So, I heard about Cajun music and I got introduced. And then of course, Harry, I forgot at which stage Harry Oster’s first LP came out, the one that had that horse drawn on the cover on his folk lyric label. And that was an eye opener. It just all forms into… As you get older, you just lose track and you sort of begin to form new images but you can’t really place it. And that’s what happened with this material that apparently in 1962, when I ran into this radio station, I was driving back from New Orleans, I guess, towards Houston, and that’s apparently where I met the Cajun performance that I heard on the radio in KEUN in Eunice, Louisiana when I was driving through there.
And I remember taking pictures, I think I had my Leica by then, and I was just enamored by the sound. It was so funky when I heard it on the radio because it was all about remote controlled, and when I got there, it turned out they only had one microphone that Revon Reed, the announcer was a school teacher in Mamou at the time, would just flip around in front of him. No, on this occasion they actually had two mics, he had one mic in front of him and the musicians had it over there. That must have been because I confused them with later times that Marc Savoy, who I remember that time because it was also the day I finally met him. But I had it mixed up because I thought Revon had a little toy toilet on his desk where he was doing the announcing. And in the toy toilet was stuck a big bottle of whiskey that was sticking out and obviously, contributed to the good spirits that were emanating from that radio station.
And where is this? It’s not at the station, it’s-
No, no. It’s on the North end of Eunice, it was called the Lakeview Park, that was the name of it. And there is still a park up there and it’s now a huge dance hall actually, they’ve made a big dance hall out of it. And because they gave the address, most of the announcing was in French, but they said where it was and I looked it on my map, I guess I had a pretty good map. When I asked at the service station they told me where it was. I just drove up there and I have a feeling since obviously, I didn’t look like one of the natives, I don’t know if I had longest hair yet, but anyway.
And so the gentleman in the white plantation suit, which was Paul Tate, a well known lawyer in the area. He and Revon Reed were both very much involved in Cajun music because unlike many people in the upper classes, so to speak, especially Paul Tate, you probably consider him in the upper classes. He was definitely interested in this music as a folk music. This is the real folk music. And when he asked me for example, “Oh, do you like this Cajun music?” I said, “Yeah, I like Nathan Abshire.” Who I had heard of and heard his records and so on. And he said, “Oh, you like the authentic Cajun music.” And I said, “Well, I don’t know.” And then he said, “The one that we try to put on the air here is more of the traditional Cajun music.” That is of musicians who never performed in public much. Who were just privately enjoying themselves or play in parties or house dances and stuff like that, rather than the commercial beer halls and honky-tonks where it flourished of course, during those days after World War II.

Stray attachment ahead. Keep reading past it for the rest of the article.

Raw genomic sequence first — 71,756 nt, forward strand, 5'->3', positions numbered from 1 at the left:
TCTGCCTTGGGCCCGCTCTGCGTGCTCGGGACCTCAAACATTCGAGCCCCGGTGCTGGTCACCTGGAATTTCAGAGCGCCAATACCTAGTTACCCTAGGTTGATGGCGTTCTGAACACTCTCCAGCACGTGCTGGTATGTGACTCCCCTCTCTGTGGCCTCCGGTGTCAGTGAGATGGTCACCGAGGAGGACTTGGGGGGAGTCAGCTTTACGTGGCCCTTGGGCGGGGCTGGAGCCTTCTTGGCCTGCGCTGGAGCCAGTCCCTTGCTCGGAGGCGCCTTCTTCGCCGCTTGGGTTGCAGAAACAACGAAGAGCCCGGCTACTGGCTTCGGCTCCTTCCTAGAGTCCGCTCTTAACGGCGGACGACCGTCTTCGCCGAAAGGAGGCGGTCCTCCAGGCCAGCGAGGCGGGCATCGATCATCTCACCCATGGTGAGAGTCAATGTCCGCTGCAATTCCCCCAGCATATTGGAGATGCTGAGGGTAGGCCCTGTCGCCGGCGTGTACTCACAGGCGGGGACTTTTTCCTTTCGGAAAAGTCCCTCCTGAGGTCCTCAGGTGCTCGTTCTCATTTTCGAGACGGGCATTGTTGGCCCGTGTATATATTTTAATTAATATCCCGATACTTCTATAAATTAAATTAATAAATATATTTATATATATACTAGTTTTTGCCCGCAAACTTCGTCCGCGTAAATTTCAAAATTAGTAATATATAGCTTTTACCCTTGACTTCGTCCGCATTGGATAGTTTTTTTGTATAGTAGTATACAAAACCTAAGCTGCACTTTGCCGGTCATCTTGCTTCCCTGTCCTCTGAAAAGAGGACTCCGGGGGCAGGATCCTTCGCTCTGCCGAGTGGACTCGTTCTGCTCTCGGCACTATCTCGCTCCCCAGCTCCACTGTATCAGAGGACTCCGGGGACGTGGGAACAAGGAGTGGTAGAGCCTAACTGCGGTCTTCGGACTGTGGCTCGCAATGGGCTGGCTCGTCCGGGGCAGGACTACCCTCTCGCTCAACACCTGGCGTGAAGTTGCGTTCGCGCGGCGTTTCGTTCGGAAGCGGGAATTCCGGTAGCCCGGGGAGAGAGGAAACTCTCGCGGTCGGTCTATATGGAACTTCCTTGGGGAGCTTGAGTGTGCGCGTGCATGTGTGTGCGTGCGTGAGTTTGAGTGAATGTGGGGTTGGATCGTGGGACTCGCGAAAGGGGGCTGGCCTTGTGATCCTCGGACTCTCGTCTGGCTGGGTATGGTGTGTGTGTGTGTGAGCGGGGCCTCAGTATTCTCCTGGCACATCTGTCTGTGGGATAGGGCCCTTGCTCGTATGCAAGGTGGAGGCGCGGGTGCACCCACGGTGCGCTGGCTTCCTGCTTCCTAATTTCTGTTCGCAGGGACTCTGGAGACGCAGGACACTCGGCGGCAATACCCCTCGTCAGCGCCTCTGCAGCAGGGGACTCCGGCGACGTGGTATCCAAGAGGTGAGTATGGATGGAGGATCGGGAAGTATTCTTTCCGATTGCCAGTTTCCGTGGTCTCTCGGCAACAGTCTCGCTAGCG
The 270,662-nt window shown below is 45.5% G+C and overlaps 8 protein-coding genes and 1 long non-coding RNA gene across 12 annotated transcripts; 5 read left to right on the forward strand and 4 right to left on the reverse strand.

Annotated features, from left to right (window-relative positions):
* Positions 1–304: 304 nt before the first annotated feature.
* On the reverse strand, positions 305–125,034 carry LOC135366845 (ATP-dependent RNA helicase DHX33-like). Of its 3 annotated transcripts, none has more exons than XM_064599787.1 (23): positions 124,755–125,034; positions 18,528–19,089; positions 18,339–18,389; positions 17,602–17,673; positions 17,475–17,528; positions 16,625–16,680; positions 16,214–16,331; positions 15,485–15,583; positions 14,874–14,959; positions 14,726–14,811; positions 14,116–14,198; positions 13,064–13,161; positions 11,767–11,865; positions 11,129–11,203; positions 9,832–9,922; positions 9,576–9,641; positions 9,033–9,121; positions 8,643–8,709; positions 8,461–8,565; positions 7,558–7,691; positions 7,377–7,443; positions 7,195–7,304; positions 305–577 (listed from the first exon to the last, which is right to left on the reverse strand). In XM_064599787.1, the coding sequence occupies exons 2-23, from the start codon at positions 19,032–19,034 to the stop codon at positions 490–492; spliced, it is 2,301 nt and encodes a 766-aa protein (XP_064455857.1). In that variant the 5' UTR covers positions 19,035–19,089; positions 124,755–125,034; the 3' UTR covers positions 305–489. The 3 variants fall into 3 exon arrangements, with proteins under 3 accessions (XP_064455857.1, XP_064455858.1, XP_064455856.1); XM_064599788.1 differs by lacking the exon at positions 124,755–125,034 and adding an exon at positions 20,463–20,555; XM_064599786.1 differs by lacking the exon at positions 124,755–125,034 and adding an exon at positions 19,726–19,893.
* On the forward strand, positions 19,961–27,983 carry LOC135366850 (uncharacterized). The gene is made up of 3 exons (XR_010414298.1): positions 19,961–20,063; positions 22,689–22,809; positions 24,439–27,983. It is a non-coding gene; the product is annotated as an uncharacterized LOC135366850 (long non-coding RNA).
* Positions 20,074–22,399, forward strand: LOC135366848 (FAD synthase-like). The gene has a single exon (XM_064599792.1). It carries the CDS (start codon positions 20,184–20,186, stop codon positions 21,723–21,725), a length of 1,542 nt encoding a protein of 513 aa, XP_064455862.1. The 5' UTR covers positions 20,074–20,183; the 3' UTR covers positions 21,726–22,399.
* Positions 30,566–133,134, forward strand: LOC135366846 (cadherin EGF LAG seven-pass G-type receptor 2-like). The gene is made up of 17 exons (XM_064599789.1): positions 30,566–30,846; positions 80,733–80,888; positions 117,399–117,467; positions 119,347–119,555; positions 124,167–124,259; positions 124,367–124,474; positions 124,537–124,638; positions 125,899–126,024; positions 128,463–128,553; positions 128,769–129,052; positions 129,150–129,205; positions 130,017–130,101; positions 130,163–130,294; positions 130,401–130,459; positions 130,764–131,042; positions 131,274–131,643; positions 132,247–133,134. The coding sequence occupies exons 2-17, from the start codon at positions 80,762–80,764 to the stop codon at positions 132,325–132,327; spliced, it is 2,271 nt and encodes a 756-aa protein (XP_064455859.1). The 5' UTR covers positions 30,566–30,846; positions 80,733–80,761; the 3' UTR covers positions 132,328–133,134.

Do you remember specifically any of those musicians? Did you record any of them later or?
I remember meeting them. Yes, of course, because both the… who was the fiddler? The main fiddler’s name is Adam Landreneau. It’s Adam Landreneau was the fiddler. He had a big heavyset brother, Adam and… I forgot his brother’s name… he played the accordion. And those two guys, I think, went to Newport, I think that same year, or was it, anyway, very, very close to that. I did run into them later. They did play at that radio program too, because I did go years after and I kept going back to it. And that’s how I remember the whiskey bottle sticking out of the toy toilet, but I was missing that in this picture, “Marc, how come there’s no toilet bowl?” He said, “Chris, that happened years later.” That Revon Reed added that to his menagerie there. But, anyway, you know how you change things in life.
Let’s see who else… I have no recollection of listening to live Leo Soileau after that event. It must’ve been on that same trip that I also met Leo Soiled. I probably stopped by and probably visited Floyd Soileau because I was really interested in these record people that were making these recordings down there. That’s one reason I didn’t really want to get into recording Cajun music at first because there were so many people doing it. And I was much more interested in finding old records and stuff like that. And I hunted, I went to radio stations, but I didn’t really actively hunt stuff as much as I did later because I should have been aware of the… But I’m glad I took all those different pictures. It gives you a pretty good idea. So, the open air thing on one side, it’s kind of like a Mexican restaurant in Nayarit or something, it’s pretty warm weather most year round.
I didn’t even remember that I took that many pictures but I’m glad I did now. And it gives you a really good feeling for the thing. And if you wanted to hear some of the… Sam Charters made actually a record that came out on Folkways, but I think he went to the station and recorded it because it has less static than it did on the radio. Somehow, I remember it was always going crackling, not constantly, but it was really annoying that you heard this crackling all the time. As I said, I didn’t really want to get into recording this music because there were people doing it, including Harry Oster and of course, Floyd Soileau and then Eddie Shuler in Lake Charles and J.D. Miller down there in Crowley, and there was all kinds of them doing it.